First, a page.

24 March 2021
Recordings of the presentations are now available – see the table below:
Whether Mars could have supported life has driven intensive exploration of the planet’s surface through satellite and robotic missions. Complementary research has focused on identifying and understanding meteorites from Mars, which offer the only direct samples of the crust available to science. These studies have sought not only signs of extra-terrestrial life and habitable environments, but also to understand how the planet has changed over time; from an ancient world of oceans and landforms with striking similarities to Earth, to the cold, barren planet we observe today. Why Mars has followed a dramatically different path to Earth is one of the key questions in the understanding of terrestrial planet evolution.
Determining the absolute ages of samples from Mars is key to addressing these issues and a principal objective for current and future Mars exploration. Recent work on martian meteorites has pushed the analytical envelope in Mars sample geochronology, overcoming challenges that include pervasive shock metamorphism during impact ejection from Mars, microscale heterogeneity and very low concentrations of radiogenic isotopes. This work informs future plans for the geochronology of samples returned to Earth through Mars Sample Return, an effort that starts with the collection and caching of samples by the NASA Mars 2020 Perseverance Rover Mission. A virtual workshop, co-sponsored by The Mineralogical Society of Great Britain and Ireland and The Meteoritical Society was held on March 24, 2021 via Zoom.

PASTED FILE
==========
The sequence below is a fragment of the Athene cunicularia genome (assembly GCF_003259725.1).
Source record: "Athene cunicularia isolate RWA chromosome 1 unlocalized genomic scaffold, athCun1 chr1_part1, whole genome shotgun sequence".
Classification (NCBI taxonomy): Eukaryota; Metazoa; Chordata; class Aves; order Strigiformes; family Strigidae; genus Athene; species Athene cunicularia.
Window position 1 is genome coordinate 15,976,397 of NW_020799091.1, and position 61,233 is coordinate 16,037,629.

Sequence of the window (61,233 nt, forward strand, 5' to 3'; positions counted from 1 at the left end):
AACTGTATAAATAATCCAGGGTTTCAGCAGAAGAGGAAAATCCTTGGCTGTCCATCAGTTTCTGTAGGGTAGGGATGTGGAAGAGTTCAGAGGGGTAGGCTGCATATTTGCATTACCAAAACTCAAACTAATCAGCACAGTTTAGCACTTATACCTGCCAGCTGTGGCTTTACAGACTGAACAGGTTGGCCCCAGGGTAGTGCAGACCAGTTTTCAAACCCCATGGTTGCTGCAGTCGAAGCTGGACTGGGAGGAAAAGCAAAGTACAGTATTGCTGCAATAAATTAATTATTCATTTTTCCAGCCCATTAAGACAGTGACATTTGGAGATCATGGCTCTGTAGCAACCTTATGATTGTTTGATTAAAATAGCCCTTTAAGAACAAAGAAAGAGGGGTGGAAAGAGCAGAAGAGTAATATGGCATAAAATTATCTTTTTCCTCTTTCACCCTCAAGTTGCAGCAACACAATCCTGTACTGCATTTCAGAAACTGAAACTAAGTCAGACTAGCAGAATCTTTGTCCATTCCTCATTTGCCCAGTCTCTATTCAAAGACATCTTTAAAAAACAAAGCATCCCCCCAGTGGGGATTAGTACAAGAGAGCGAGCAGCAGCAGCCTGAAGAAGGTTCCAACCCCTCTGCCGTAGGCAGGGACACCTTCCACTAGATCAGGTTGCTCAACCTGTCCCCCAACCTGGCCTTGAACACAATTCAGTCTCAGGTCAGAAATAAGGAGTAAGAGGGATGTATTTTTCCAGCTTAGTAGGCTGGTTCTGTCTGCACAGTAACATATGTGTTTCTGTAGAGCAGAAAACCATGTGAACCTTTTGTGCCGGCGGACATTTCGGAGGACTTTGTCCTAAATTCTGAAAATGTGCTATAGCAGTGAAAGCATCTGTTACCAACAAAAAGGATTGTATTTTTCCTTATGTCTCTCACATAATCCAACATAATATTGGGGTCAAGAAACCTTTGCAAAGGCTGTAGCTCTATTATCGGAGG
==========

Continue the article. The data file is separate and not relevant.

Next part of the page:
Over 60 people from 13 countries registered for the workshop; online attendance peaked at 30 attendees midway through the 4-hour session. The workshop started with opening remarks by co-convener James Darling (University of Portsmouth). Fellow co-convener Chris Herd (University of Alberta) then gave an overview of progress made in the geochronology of martian meteorites, beginning with the seminal 1986 U-Pb study by Chen and Wasserburg – done at a time when only a handful of martian meteorites were known – progressing through the Rb-Sr and Sm-Nd isotopic studies of Borg, Nyquist, and others, and finishing with recent advances in ion microprobe analyses of U-Pb isotopes in accessory minerals such as baddeleyite.
The first few talks summarized recent geochronological studies of martian meteorites: Leanne Staddon (University of Portsmouth) described the correlation – or lack thereof – between degree of shock metamorphism and the amount of Pb loss in baddeleyite, demonstrating that microstructural studies of baddeleyite are important to carry out, but that this mineral lives up to its reputation to retain Pb through shock events. Stephanie Suarez (University of Houston) summarized work done on the famed Tissint meteorite from Mars (fell 18 July 2011), including new Rb-Sr isotopic results that indicate labile Sr is present in the rock, perhaps mobilized at the time of impact ejection from Mars. Minako Righter (University of Houston) summarized the wide range of studies done in the University of Houston lab in recent years, highlighting results from some meteorites that have ages distinct from others; significantly, these “oddballs” also have igneous textures that differ from other martian meteorites. The takeaway from this is that it may be worthwhile concentrating geochronological efforts on those meteorites with distinct textures – a useful criterion given the plethora of martian meteorites that now exist in the world’s collections.